Foiling the milfoil

Imagine Little Sebago Lake so full of weeds boat travel is impossible. Imagine the same fate for Collins Pond or Crescent Lake and Thomas Pond. Weeds so thick your motor clogs and barely muddles through. Sound like a fun afternoon on the lake? Not really.

While it may seem invasive weeds such as lake-killing milfoil is a far-away threat, the threat is closer than you may think. Many groups such as the Lakes Environmental Association (see a page 10 story), Raymond Waterways Protective Association and the Little Sebago Lake Association are getting serious in their efforts to fight invasive variable milfoil. And they’re doing the work before our pristine lakes become infested with weeds, like so many other lakes around the country have become.

The time has come for the average Mainer to realize that milfoil can ruin our way of life. It’s not clear whether we’ve gotten to this point of awareness yet. People in Maine and the Lakes Region need to get with it when it comes to milfoil.

Lakes are the organs of our state’s economic well-being with rivers and streams the life-blood. It’s not enough to enact legislation that protects our waters from harmful pollution from farms and factories and leave the recreational uses to chance. Milfoil can wreak havoc with boating access points as well as traditionally abundant fishing grounds. Clogged waterways will suck the life out of local economies because lakefront property values will sag, and the flow of recreation-seeking tourists will dry up. Water is only as good as a motor or paddle can slice its way through. Choking weeds will choke our economy as well.

But money isn’t everything. While there is a clear economic threat, milfoil’s quieter threat is to the health of our lakes. Fish love the protection of native weeds but along with milfoil comes algae blooms that can suck the oxygen out of a lake. A once vibrant, clear and pristine pond will soon become a cesspool uninhabitable for native fisheries. Maine’s reputation for beauty will suffer if our lakes become infested. Vacationland will certainly diminish.

So, what can we do? Should we be hopeless or hold out hope that this trend can be reversed? While the battle will be tough, efforts are under way to stem the tide. Groups are laying down sun-blocking snowmobile tracks and tarps in an effort to snuff the life out of growing milfoil. Other agencies with an army of volunteers have had success with back-breaking, hand-pulling methods. And some, like we read in a front page story, are using fancy machinery to literally suck these milfoil varmints from out of their sandy foundations. But they need your help. If you see strange weeds, report them. If you are able, join a mitigation team. Let’s all be vigilant.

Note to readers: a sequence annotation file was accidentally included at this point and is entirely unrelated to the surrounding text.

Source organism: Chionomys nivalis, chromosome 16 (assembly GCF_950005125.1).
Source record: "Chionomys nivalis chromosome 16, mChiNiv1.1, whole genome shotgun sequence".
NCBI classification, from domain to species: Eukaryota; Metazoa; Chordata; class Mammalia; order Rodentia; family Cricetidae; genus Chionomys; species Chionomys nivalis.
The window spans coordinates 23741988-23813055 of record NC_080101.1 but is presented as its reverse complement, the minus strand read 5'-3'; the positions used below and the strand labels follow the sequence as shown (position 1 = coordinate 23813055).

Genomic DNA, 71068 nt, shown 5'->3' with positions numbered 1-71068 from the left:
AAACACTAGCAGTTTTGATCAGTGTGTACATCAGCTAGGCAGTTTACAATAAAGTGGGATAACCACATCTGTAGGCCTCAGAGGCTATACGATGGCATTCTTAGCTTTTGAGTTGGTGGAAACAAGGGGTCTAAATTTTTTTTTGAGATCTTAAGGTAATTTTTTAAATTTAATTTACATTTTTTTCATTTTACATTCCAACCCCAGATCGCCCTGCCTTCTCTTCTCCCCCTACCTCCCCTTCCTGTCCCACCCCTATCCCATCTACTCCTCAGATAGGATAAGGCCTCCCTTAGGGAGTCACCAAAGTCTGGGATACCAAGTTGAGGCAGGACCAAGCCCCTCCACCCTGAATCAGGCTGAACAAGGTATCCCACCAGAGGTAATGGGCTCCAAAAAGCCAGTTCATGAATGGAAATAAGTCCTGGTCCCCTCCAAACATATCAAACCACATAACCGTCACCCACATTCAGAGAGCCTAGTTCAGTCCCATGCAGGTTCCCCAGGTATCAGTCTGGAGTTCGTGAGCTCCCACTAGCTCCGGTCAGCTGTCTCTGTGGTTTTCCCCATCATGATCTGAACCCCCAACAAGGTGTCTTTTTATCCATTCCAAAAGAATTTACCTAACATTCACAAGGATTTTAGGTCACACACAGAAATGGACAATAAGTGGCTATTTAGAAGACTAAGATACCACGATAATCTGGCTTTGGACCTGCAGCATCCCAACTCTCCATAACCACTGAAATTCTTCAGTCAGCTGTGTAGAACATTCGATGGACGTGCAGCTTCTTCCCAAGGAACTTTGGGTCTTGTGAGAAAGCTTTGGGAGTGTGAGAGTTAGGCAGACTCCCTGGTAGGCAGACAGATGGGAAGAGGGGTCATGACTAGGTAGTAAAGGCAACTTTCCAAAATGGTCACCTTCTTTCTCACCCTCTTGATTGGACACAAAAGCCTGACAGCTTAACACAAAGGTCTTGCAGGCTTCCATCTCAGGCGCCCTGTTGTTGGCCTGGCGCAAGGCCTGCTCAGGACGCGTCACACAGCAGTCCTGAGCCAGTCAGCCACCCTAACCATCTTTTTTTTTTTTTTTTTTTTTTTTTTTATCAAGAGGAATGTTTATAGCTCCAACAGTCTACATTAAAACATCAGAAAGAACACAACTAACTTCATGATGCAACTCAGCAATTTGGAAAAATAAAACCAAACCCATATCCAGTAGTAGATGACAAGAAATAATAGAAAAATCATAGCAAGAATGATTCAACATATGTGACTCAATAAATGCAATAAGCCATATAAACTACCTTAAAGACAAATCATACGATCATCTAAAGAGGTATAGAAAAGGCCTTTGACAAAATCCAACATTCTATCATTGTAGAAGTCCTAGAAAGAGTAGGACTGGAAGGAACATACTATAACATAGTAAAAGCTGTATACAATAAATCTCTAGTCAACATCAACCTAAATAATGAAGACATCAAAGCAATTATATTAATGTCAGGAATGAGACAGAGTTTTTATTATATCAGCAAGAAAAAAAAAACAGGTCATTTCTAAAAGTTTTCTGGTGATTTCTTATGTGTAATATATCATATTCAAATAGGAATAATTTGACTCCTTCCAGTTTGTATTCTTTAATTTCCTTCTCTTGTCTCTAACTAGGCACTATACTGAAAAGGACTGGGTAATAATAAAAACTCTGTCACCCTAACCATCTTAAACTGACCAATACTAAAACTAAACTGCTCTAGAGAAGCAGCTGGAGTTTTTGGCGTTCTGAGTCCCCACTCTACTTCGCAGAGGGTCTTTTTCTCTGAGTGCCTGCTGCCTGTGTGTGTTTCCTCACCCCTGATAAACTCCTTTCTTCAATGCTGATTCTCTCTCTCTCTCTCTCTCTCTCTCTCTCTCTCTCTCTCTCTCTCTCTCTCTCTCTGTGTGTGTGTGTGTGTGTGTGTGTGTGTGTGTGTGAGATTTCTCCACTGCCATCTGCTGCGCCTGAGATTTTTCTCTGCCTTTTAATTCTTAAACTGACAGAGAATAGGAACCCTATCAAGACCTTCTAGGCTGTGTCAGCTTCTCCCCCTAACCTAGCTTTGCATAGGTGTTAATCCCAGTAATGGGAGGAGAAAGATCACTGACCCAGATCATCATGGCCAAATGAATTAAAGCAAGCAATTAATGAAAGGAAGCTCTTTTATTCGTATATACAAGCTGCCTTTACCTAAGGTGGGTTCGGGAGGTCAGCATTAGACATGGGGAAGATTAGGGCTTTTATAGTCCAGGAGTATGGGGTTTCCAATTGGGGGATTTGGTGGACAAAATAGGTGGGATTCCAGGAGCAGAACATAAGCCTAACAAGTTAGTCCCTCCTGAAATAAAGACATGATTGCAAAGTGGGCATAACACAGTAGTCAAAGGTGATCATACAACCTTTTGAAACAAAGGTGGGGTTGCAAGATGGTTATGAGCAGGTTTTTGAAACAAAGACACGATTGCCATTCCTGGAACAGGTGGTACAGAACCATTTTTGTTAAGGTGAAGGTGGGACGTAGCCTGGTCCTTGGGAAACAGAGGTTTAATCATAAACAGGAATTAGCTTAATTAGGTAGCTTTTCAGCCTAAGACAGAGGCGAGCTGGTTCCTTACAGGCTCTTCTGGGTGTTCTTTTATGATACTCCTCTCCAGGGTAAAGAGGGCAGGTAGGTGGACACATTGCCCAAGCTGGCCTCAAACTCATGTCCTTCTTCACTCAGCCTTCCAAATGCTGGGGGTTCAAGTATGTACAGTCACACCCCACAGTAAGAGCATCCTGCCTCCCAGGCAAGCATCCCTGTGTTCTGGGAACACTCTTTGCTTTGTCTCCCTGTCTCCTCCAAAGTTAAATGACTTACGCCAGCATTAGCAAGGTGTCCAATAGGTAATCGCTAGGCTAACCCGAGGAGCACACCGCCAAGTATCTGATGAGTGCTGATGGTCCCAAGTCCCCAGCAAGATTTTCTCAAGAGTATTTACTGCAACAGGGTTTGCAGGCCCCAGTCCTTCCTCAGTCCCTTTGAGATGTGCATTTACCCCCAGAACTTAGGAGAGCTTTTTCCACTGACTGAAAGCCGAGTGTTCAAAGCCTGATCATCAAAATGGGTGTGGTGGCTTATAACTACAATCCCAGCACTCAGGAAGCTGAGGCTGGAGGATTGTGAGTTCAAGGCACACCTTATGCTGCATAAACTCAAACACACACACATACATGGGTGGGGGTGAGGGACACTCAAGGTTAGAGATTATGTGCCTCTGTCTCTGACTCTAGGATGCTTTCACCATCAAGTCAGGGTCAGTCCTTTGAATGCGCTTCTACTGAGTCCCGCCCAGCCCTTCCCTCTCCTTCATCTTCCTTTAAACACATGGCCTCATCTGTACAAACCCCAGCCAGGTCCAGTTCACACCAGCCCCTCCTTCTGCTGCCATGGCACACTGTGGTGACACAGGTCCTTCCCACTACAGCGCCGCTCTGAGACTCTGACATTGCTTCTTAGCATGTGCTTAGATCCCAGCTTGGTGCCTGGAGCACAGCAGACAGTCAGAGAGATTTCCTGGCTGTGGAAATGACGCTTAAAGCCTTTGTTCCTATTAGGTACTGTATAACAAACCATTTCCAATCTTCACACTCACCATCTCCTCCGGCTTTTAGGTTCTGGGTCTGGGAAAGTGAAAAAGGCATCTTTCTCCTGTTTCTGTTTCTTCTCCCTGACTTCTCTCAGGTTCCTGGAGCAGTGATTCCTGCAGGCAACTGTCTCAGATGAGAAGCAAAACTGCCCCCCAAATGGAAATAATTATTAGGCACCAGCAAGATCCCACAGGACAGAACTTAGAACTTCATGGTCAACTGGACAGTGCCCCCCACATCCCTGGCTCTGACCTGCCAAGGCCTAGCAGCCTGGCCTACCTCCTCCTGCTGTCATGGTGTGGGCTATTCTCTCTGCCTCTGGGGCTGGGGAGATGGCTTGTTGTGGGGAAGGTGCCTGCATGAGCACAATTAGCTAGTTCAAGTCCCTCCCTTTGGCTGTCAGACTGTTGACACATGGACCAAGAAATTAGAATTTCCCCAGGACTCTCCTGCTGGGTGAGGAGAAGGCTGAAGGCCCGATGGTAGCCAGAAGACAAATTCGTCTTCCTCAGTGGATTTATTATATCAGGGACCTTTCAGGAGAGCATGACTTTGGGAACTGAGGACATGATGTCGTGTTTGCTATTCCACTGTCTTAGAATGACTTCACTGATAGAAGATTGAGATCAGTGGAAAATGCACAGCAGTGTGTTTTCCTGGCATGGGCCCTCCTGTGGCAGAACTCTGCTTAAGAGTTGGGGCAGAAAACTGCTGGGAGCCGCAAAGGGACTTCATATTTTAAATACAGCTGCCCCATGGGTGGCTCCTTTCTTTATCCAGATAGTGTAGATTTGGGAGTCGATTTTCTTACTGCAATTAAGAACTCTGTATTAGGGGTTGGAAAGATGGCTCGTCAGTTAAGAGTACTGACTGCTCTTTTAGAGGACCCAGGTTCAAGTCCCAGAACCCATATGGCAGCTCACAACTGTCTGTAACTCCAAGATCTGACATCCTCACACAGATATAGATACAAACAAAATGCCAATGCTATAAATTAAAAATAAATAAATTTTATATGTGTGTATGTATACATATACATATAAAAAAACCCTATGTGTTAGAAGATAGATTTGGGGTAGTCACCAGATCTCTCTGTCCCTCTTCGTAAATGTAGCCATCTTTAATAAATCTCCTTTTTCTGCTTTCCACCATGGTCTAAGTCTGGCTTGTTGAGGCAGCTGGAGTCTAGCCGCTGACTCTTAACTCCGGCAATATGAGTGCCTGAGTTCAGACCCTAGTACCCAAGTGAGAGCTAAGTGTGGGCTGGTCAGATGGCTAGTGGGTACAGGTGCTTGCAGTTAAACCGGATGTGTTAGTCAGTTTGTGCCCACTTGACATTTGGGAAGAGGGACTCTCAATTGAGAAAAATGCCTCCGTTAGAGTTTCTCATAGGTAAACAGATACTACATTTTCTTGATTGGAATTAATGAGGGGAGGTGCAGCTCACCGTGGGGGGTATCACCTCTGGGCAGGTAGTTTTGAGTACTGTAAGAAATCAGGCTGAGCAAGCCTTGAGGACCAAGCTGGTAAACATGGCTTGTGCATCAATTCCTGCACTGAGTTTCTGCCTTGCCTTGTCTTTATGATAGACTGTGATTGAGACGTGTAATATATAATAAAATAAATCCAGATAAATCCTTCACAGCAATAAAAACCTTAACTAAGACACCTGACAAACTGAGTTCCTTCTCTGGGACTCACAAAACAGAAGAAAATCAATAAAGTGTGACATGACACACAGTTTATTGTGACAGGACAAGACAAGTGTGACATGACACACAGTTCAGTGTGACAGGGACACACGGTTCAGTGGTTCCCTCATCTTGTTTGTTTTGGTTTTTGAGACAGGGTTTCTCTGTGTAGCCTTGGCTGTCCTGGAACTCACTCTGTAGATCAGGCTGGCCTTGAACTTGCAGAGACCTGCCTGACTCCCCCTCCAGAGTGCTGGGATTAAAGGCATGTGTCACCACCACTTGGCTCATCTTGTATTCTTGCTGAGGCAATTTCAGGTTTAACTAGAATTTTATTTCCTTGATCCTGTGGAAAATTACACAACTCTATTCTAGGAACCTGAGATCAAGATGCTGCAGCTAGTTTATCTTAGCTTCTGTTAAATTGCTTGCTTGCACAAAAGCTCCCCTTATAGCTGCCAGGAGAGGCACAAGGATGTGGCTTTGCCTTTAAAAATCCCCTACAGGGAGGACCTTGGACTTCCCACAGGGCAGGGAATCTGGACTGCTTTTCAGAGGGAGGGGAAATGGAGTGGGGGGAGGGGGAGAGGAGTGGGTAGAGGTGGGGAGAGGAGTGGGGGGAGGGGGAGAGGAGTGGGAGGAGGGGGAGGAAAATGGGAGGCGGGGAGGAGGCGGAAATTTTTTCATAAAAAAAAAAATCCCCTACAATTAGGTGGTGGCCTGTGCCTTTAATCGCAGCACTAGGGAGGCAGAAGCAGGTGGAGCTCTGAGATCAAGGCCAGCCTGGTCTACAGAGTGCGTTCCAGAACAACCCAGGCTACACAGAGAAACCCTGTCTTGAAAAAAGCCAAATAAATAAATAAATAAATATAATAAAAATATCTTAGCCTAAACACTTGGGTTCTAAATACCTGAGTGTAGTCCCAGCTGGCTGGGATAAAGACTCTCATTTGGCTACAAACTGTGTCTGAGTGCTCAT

We applaud those already actively fighting this good fight. It is hard work, but it has to be done, if we are to save our lakes. It’s unclear whether the public has yet grasped the importance of the milfoil problem, but it’s very clear that local groups have taken the initiative and are hard at work doing everything they can to stop this infestation.

Great American vigilance

You’ve got to love Lane Hiltunen’s stick-to-itiveness. You may not applaud his efforts to lower taxes (see our front page story), but you’ve got to admit that he’s not afraid to speak his mind and go against the grain.

Supporters of TABOR (a.k.a. the Taxpayer’s Bill of Rights), Hiltunen and friends are planning a tame tax revolt in September and may even burn their tax bills in protest of high taxes. (Mind you, they’re going to pay them first, but it’s the thought that counts, right?)

Always one to stand up to government, Hiltunen’s efforts are reminiscent of the Patriots throwing tea overboard in Boston. He’s trying to make a stand against high taxes. Hiltunen will probably not go down in history as a tide-changing revolutionary, but locally, he serves as a reminder of those days when people were willing to die for positive change.

There’s so little now that sparks patriotism. We Americans seem to be grasping at “causes.” Gay rights and abortion seem to be the current rallying cries, but their pull seems to pale in comparison with throwing off British or Nazi tyranny and the equality of races. While it’s nice to have these big fights behind us, Hiltunen reminds us that big fights are still ahead of us and that we cozy Americans shouldn’t get too comfortable with our television-lazing and margarita-sipping lifestyles.

Hiltunen stays vigilant and reminds us all that someday, we will once again need to be vigilant in defense of our way of life. It may be the Islamists that one day push us to stronger action, or some other enemy, but in the meantime, let’s enjoy watching Hiltunen, et al., as they carry the torch of awareness and vigilance.

John Balentine

editor


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